Energy is an important and exciting topic not only in the MIE department, but at UMass Amherst more generally. We contribute to this important national priority through our work on wind energy, energy efficiency, and energy economics and policy. We have the nation’s foremost graduate wind energy research program, developing cutting edge research solutions to issues ranging from turbine dynamics and controls to wind resource assessment. We approach energy efficiency and energy technology R&D policy from multiple perspectives, combining deep technological knowledge in thermodynamics, mechanical design, and operations research, with an understanding of the economic, social, political, and environmental drivers that are key to effecting changes on the ground.

In the design group, our labs conduct research in engineering analysis models and ontologies, finite element analysis models of biological and biomechanical systems, the development of pedagogical tools for supporting engineering education and mechatronics and robotics research focusing on powered exoskeletons and intelligent prosthetics. We use industry standard computer software packages. We also strongly encourage innovative research through our "Partnerships for Innovation Program."

The manufacturing program at the University of Massachusetts Amherst Mechnical Engineering program is centered around the Injection Molding Lab. This lab is involved in numerous research topics involving injection molding. The research work is both numerical and experimental. Typical research area ranges from optimization of injection molding process, minimization of birefringence and residual stress, processing of biodegradable nanocomposite, application of rapid thermal response molding, micro injection molding. Most of the research work is carried out in close coordination with industries in an effort to solve industrial problems.

In the Thermofluids Group, we create models of fluid flow to help produce cleaner power, conserve energy, and understand structural instability. We also make measurements using advanced optics to interrogate complex fluids and nano-particle suspensions. Our research employs some of the world's largest computers in order to simulate the complex flows occurring in nature and engineered systems. We combine these simulations with laser-based experimental diagnostics from our experimental laboratories to reveal comprehensive images of velocity, pressure, and temperature.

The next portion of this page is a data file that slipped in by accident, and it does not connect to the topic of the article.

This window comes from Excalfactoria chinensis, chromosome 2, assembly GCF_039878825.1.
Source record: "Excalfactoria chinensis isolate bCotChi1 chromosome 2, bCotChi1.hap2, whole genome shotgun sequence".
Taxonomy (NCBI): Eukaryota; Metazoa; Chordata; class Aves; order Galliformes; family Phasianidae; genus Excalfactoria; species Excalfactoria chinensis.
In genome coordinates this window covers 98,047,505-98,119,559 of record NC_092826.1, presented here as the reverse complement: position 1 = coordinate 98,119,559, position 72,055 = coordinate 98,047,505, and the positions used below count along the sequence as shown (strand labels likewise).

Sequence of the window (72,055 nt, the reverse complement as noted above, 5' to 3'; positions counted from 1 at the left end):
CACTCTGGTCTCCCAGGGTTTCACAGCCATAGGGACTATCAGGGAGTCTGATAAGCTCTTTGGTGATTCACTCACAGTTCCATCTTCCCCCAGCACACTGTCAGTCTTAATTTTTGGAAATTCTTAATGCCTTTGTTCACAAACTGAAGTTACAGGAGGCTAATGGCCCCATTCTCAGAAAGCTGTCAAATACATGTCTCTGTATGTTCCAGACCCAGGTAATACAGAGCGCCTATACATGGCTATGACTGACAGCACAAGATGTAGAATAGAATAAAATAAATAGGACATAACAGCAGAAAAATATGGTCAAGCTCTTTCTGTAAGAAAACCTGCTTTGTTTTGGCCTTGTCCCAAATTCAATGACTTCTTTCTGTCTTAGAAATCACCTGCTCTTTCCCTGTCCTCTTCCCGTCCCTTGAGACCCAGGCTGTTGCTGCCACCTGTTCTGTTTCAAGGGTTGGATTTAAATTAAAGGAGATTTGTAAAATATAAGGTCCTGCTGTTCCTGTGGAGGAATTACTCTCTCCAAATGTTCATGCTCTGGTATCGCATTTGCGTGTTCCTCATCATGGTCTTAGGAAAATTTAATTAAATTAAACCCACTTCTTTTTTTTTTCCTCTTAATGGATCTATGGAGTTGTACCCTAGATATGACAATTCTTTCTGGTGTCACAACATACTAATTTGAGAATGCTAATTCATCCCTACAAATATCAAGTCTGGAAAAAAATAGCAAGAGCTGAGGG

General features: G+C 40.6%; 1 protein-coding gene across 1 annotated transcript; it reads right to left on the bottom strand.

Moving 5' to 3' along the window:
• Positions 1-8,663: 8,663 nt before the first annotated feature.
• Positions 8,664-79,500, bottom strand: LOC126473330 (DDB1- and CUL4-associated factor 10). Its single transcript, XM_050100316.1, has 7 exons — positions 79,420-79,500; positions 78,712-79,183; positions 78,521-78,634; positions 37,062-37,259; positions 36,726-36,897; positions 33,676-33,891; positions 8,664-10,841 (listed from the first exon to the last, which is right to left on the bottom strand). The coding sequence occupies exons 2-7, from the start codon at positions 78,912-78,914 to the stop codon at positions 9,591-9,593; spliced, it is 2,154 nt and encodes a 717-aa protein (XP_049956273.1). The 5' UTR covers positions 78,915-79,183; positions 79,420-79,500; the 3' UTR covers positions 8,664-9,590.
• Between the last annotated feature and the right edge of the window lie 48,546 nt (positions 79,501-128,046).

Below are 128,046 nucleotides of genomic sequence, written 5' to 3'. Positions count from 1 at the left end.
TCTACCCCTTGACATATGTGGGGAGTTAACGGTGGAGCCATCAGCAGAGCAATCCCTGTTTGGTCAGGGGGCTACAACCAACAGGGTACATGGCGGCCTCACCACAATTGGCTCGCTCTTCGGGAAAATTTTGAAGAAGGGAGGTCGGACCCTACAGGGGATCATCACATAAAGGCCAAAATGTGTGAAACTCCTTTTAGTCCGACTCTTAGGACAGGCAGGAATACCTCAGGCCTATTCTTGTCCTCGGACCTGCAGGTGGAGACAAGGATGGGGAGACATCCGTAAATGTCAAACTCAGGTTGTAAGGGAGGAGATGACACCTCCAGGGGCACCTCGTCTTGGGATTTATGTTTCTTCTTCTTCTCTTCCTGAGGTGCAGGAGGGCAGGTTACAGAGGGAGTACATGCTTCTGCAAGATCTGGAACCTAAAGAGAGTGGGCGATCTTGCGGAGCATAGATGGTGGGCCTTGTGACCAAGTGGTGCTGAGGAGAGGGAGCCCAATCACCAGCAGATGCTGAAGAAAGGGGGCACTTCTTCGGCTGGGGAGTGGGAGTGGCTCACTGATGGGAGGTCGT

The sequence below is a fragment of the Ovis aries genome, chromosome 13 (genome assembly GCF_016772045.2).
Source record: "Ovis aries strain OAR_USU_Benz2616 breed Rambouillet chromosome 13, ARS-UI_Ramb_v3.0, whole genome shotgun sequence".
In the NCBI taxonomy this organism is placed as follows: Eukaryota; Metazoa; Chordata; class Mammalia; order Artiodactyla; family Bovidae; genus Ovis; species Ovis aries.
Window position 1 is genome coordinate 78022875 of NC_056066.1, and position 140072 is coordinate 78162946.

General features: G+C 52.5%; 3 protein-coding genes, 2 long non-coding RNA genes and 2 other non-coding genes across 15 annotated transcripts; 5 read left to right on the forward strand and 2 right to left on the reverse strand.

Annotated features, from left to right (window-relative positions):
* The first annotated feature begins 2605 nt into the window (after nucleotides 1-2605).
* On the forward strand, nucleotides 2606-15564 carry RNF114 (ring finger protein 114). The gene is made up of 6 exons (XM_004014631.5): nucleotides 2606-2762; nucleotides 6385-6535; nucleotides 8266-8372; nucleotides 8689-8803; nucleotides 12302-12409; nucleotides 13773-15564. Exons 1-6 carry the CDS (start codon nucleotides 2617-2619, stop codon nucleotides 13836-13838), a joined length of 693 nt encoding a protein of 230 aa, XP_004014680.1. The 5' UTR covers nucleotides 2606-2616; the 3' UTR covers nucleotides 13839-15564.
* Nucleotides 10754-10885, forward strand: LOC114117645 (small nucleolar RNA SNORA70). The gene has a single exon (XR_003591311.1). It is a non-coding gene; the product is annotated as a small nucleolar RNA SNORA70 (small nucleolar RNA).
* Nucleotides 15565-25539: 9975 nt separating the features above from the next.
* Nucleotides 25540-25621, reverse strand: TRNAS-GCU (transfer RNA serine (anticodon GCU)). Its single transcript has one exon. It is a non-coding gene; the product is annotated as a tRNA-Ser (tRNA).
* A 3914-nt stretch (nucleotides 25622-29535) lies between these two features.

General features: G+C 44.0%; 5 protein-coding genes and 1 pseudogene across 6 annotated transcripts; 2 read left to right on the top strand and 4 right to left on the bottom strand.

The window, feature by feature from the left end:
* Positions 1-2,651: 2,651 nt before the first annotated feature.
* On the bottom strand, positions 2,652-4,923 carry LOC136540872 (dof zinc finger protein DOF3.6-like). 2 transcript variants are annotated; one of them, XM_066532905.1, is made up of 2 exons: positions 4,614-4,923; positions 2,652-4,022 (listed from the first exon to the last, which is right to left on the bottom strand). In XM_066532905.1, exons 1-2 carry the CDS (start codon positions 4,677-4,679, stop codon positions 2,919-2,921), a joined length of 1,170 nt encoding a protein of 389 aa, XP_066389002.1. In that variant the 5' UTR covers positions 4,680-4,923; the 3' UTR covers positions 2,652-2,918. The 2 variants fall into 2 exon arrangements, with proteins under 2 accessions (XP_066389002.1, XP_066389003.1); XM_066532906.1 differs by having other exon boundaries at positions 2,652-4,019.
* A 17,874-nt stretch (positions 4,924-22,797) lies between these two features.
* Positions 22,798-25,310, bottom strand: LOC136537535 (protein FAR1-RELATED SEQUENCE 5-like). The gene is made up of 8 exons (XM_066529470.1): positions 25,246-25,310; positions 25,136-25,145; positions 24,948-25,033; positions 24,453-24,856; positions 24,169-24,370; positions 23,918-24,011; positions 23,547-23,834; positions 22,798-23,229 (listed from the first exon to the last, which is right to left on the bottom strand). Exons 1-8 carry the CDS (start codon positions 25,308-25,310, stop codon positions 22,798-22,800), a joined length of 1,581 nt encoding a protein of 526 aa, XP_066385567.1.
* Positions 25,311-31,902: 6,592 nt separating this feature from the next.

In the Human Factors Group, we design products, interfaces, and systems that make peoples’ lives more safe, healthy, enjoyable and productive. We use a state-of-the-art driving simulator to study the effects of in-vehicle technologies on driver performance and collaborate with physicians and nurses to design information systems that help care providers co-manage patients’ chronic diseases. By designing systems that account for how people see, hear, think, and physically function, our research is leading to transportation and healthcare systems that save lives and money.

The Systems Engineering Group, consists of two separate labs: the Dynamic Facilities Layout and Simulation Modeling Laboratory and the Supply Chain Management Group. The Dynamic Facilities Layout and Simulation Modeling Laboratory conducts research in the following areas topological network design, facility layout and location, stochastic network design and analysis, Steiner minimal Trees in 3-dimensions, and state dependent queueing network analysis and finite buffer queueing network models. The laboratory has carried out many and varied projects for manufacturing and service industries in and around Massachusetts, and J. McGregor Smith is a co-author of the textbook "Facilities, Planning, and Design." Within the broad and rapidly evolving field of Supply Chain Management the Supply Chain Management Group headed by Professor Ana Muriel, focuses on analyzing and modeling the coordination of production, inventory, distribution and pricing policies of the supply network.